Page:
Energy Opportunities: The Way Forward for Industrial Manufacturing?

Energy Opportunities: The Way Forward for Industrial Manufacturing?

Manufacturing firms are familiar with the potential benefits of alternative energy sources such as solar, wind or even geothermal installations, but translating these new technologies into measurable savings often proves difficult. In part, the problem is cost: Moving to even partial solar production, for example, comes with a significant price tag. Integration with existing systems is also problematic—as a result, many companies are now looking to make better use of existing infrastructure to leverage new energy opportunities.

New and Improved

Consider the case of Schneider Electric’s Australian manufacturing plant at Gepps Cross. Recently the plant achieved ISO 50001 Energy Management certification—one highlight of ISO 50001 includes a commitment to reduce total energy usage by 10 percent over the next three years.

But that’s just the beginning; during the plant’s EnergySTEP audit, 23 separate savings opportunities were identified to help reduce total energy consumption and in turn lower costs. For example, reduced air pressure set points and ultrasonic leak detection have improved overall HVAC efficiency, in turn reducing the amount of energy required to heat and cool the plant. In addition, the site identified which machines used the most energy, then created key performance indicators (KPIs) and installed monitoring equipment to ensure use targets were met.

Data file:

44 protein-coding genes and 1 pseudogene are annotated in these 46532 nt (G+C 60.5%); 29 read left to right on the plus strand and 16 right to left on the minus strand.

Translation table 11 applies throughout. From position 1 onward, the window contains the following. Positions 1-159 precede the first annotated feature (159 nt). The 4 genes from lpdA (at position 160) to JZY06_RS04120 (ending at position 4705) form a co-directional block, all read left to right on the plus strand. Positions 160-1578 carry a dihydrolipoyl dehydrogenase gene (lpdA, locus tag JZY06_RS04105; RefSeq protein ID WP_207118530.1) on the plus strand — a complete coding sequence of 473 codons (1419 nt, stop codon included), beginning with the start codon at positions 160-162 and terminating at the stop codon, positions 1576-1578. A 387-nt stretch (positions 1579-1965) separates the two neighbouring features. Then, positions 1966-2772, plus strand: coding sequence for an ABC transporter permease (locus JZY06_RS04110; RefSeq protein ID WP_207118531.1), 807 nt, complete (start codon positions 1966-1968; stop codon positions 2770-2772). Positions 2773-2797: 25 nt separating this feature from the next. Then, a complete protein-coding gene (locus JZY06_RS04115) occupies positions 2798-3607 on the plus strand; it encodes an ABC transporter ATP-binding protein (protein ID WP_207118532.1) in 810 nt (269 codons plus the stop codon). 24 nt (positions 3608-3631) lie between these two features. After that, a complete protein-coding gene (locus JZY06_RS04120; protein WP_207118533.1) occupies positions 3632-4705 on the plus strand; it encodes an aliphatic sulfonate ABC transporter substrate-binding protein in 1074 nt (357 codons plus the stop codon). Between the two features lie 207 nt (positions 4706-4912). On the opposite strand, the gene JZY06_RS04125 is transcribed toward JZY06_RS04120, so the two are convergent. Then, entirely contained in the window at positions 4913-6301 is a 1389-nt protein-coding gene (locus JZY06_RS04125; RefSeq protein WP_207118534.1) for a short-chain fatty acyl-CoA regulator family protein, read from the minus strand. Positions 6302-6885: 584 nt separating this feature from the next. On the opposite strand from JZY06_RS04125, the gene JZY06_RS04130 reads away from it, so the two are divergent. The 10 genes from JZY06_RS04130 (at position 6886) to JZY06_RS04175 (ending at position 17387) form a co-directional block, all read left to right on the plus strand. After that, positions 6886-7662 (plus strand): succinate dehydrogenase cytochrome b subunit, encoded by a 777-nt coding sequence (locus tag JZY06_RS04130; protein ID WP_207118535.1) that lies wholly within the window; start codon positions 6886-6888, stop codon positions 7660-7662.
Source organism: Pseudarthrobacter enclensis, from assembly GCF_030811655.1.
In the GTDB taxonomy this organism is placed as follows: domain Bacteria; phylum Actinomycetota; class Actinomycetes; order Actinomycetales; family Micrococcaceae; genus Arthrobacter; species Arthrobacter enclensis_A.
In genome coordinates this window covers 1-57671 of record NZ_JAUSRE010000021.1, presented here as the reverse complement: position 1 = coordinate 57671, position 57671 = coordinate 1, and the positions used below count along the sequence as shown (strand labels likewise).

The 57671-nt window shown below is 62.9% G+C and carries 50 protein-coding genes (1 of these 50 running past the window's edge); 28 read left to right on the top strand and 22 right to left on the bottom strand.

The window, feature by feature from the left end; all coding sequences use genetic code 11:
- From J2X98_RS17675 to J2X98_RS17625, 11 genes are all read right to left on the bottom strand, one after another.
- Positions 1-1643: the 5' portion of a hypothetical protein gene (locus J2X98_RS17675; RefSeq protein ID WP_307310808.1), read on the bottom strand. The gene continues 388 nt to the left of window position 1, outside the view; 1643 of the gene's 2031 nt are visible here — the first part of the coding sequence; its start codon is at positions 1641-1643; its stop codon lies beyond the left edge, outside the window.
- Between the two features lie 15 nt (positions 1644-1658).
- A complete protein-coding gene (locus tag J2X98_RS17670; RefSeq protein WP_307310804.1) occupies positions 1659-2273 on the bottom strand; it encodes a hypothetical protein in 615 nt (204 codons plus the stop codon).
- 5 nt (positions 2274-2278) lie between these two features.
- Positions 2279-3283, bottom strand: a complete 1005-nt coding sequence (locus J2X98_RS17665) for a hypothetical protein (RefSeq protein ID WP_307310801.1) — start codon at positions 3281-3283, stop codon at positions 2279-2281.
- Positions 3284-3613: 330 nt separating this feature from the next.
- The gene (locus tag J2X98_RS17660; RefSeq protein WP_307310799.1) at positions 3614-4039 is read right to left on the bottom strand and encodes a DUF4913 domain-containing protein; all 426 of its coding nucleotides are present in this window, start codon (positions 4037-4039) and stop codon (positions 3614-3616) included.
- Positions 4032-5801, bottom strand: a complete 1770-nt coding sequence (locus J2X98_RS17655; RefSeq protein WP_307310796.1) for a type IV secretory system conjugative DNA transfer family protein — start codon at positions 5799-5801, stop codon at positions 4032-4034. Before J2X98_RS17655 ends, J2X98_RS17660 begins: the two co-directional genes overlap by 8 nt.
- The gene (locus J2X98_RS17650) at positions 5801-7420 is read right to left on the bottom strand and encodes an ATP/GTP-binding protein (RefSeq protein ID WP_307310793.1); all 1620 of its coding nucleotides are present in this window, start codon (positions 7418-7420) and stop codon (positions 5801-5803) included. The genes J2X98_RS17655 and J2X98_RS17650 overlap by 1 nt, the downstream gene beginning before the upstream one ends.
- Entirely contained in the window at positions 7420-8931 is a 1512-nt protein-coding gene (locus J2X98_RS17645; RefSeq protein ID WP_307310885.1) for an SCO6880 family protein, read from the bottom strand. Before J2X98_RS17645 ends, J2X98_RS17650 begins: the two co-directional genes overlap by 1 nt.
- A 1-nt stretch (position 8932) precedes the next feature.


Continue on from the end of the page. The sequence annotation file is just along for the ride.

An American Perspective

In the United States, meanwhile, the Department of Energy (DOE) just announced $70 million in funding for a new Clean Energy Manufacturing Innovation Institute focused on “smart” manufacturing. In large part the institute aims to reduce the cost of new technologies such as sensors, controls, and platforms which improve overall plant efficiency. According to DOE Secretary Ernest Moniz, “SMART manufacturing is a key information technology approach to unlocking energy efficiency in manufacturing.” In fact, the DOE suggests that energy-intensive industries such as steel manufacturing could see total production costs reduced by up to 20 percent.

Too Efficient?

It’s not all good news, however. Consider a recent article from The Guardian, reporting on a recent rise in asthma among British homeowners. The cause? Increasingly efficient homes which “trap” pollutants and increase the chance of respiratory disease. In a plant setting, this kind of lock-in won’t pose a problem for workers with proper PPE but could easily impact overall energy use: Dirty systems which are constantly plagued by an influx of new pollutants but never properly cleaned lead to the opposite of the intended effect: Energy management strategies which actually drive up power costs and the total price of manufacturing.

The solution is two-fold. First, plants need to seize the initiative and adopt energy opportunities before they’re energy regulations. Second is taking charge of plant cleaning procedures to ensure they’re of a consummate level to any ISO or other certifications earned. Simply put, the goal of reduced energy use is only possible if plant systems are fully operational, clean, and regularly maintained. If not, this potential way forward is actually two steps back.

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